I know I’m not the only one who struggles with swimsuit season—whether it’s figuring out how modesty is involved, picking a swimsuit that's cute and trendy, or determining who we’re trying to impress—the hot lifeguard or our great aunt. With that being said, perhaps you can relate some of the fears I’ve experienced pre- and post-swimsuit season.
Our relationship—or, rather, the fantasy of our relationship—became the thing I depended on. Not God’s real love for me. Not His real faithfulness to me. Not His real truth for me. I was overly dependent on a fake love, a fictitious faithfulness, and a false truth.
In Bible study, we focus on answering the questions in the book. In Sunday School, we discuss prayer requests about our travels and job transitions. In small group, we talk about the weather, sports, or politics. But, believers are not going to grow in their faith by talking about the weather, sports, or politics.
There’s no way to avoid insecurity or delay it. We can’t expect it to go away when we get older, and we can’t better ourselves so that we no longer experience it. But here's the truth about insecurity that nobody has told you.
I stared at the group of college students across the cafeteria as they ate dinner together. At the full table, I couldn't help but observe how many eyes were glued to phone screens. The scene was saddening but not unusual in our society. When did eating a meal together stop revolving around rich laughter, deep conversation, and friendly encouragement?
I know it’s hard to be honest in a high-and-mighty Christian society. It feels like the Christians who set unrealistic goals for other Christians never talk about their sins and their hardships. It causes us to wonder if their struggles even exist. Friend, just because people don’t talk about their issues doesn’t mean they don’t have issues. Not only am I guilty of inwardly judging others for their sins, but I’m also guilty of hiding my sins from them.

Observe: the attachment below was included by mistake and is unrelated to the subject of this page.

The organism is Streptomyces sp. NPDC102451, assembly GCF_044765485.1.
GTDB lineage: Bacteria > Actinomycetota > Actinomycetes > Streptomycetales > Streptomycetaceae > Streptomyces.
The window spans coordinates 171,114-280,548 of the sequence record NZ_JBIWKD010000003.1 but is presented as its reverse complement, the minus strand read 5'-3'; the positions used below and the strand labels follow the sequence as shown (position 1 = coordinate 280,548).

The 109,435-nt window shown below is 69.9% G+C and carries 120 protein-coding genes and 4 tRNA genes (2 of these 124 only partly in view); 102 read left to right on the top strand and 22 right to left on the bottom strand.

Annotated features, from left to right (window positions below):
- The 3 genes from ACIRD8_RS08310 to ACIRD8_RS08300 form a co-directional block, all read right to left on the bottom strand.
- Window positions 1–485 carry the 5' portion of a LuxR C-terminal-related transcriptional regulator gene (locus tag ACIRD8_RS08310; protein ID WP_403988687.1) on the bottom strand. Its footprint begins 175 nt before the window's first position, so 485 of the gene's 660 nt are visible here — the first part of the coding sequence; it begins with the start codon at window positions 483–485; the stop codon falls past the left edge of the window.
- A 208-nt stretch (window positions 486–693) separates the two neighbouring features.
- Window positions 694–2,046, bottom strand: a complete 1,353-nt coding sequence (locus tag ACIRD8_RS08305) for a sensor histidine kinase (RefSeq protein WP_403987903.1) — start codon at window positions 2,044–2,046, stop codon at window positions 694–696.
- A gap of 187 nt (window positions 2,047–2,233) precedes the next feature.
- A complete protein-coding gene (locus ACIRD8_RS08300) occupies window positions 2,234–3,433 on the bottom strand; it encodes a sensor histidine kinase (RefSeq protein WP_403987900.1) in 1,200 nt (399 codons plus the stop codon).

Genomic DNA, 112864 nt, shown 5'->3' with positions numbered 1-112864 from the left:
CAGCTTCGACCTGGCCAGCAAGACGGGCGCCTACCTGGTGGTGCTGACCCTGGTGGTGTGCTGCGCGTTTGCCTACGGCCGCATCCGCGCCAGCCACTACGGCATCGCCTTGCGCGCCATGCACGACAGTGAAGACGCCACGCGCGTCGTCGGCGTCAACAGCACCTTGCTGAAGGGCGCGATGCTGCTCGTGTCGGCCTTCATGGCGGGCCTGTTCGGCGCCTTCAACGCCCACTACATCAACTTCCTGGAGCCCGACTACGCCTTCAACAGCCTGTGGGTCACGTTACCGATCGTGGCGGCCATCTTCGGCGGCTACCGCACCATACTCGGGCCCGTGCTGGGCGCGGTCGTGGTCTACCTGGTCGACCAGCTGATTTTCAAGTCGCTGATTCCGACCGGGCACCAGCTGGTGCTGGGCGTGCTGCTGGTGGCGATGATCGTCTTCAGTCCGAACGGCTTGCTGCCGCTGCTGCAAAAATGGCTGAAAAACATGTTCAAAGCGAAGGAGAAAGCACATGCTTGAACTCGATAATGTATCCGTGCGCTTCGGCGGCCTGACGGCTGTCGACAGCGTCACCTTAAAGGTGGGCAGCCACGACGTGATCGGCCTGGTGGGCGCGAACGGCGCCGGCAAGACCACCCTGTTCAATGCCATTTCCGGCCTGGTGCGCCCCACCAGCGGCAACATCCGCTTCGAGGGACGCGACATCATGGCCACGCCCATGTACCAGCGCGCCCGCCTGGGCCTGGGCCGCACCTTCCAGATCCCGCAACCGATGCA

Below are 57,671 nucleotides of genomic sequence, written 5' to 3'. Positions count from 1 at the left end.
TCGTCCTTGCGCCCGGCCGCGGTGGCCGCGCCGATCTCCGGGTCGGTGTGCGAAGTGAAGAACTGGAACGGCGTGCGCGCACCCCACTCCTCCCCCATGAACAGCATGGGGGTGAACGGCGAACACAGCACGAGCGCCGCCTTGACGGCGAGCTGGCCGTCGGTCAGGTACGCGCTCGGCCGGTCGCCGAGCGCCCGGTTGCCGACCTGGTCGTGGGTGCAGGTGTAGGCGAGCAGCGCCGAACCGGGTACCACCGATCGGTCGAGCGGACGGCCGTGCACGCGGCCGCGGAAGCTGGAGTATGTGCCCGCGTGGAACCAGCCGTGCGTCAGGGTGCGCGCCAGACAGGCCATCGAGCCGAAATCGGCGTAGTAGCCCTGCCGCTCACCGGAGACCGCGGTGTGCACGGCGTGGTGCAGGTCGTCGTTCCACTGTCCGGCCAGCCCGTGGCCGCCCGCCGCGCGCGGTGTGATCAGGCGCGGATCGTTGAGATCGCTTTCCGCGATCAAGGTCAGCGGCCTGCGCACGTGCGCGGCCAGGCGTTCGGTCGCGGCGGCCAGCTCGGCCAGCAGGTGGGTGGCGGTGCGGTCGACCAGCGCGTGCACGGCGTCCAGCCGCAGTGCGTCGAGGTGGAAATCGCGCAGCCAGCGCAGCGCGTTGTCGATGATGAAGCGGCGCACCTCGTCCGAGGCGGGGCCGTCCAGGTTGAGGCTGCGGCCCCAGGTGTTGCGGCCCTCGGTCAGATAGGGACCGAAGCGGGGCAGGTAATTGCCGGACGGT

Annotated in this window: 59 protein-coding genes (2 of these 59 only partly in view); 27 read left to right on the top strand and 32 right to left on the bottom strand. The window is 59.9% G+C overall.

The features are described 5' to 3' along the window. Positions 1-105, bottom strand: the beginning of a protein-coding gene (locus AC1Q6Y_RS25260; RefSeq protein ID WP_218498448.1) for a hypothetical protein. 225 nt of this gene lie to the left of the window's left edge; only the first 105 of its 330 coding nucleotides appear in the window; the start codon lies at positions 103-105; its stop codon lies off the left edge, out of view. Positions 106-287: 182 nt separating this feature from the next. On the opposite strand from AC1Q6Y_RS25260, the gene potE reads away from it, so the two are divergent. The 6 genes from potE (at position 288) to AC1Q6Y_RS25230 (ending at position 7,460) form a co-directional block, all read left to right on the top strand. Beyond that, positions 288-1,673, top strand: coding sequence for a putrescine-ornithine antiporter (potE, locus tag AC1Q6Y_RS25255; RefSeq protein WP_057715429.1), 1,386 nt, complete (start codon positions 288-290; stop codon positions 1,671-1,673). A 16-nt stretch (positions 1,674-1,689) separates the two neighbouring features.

Even with the people we know…with the people we trust…with the people we are supposed to be unified with…we try to hide. We are silent. We conveniently forget to mention that we are struggling.
All I know is that life is perfect in Disney…but it isn’t in reality. In movies and TV shows, life is exciting and full of adventure. It includes trips to Paris and falling in love and getting paid to write poetry. So little boys and girls, like myself, create expectations that lead to disappointment and failure. We discover that traveling to Paris is incredibly expensive, falling in love also includes heartbreak, and getting paid to write poetry rarely happens. Unlike what Disney has told us in fairytale movies, our dreams don’t always come true in reality.
We have lost our honesty and authenticity because many of the things we post on social media are based on a lie. They only reveal a tiny part of who we are. In fact, social media mainly reveals who we wish we were.
I place too much emphasis on my bank account. I am a hoarder when it comes to money. I don’t want to give or even tithe, though it’s silly when I really think about it. My money isn’t even mine, yet I save it like it is.
I hate spending money. If I could, I would save every penny that I earn or receive. But what good would a bank account full of money do? Nothing. Absolutely nothing. My penny-pinching behaviors make no sense, but I continue to pinch pennies nonetheless.
Don’t feel like a failure if someone you care about doesn’t listen to your advice or outwardly show appreciation for your concern. Though it may feel like you’re being rejected, you never know what God is doing in his/her heart. Maybe He is using your encouragement so he/she will change. Only that person can make a choice to change. Only God’s work in their heart will make them live differently.
It’s easy to brush off the advice from a friend or the warning from a parent or sibling. It’s easy to feel like you’re being bossed and pushed around to do what you don’t want to do. Sometimes, the thing you don’t want to do is the exact thing you should do.
Yesterday, I was sitting in my church pew, waiting for the service to start. I had the perfect opportunity to go say hi to a new girl at my church who recently became a Christian. My thought process went something like this: “What will I say to her? I have nothing important to talk about. I really don’t feel like walking two rows up to say hi to her. Ugh.” So I made things complicated for myself. I made a deal with God.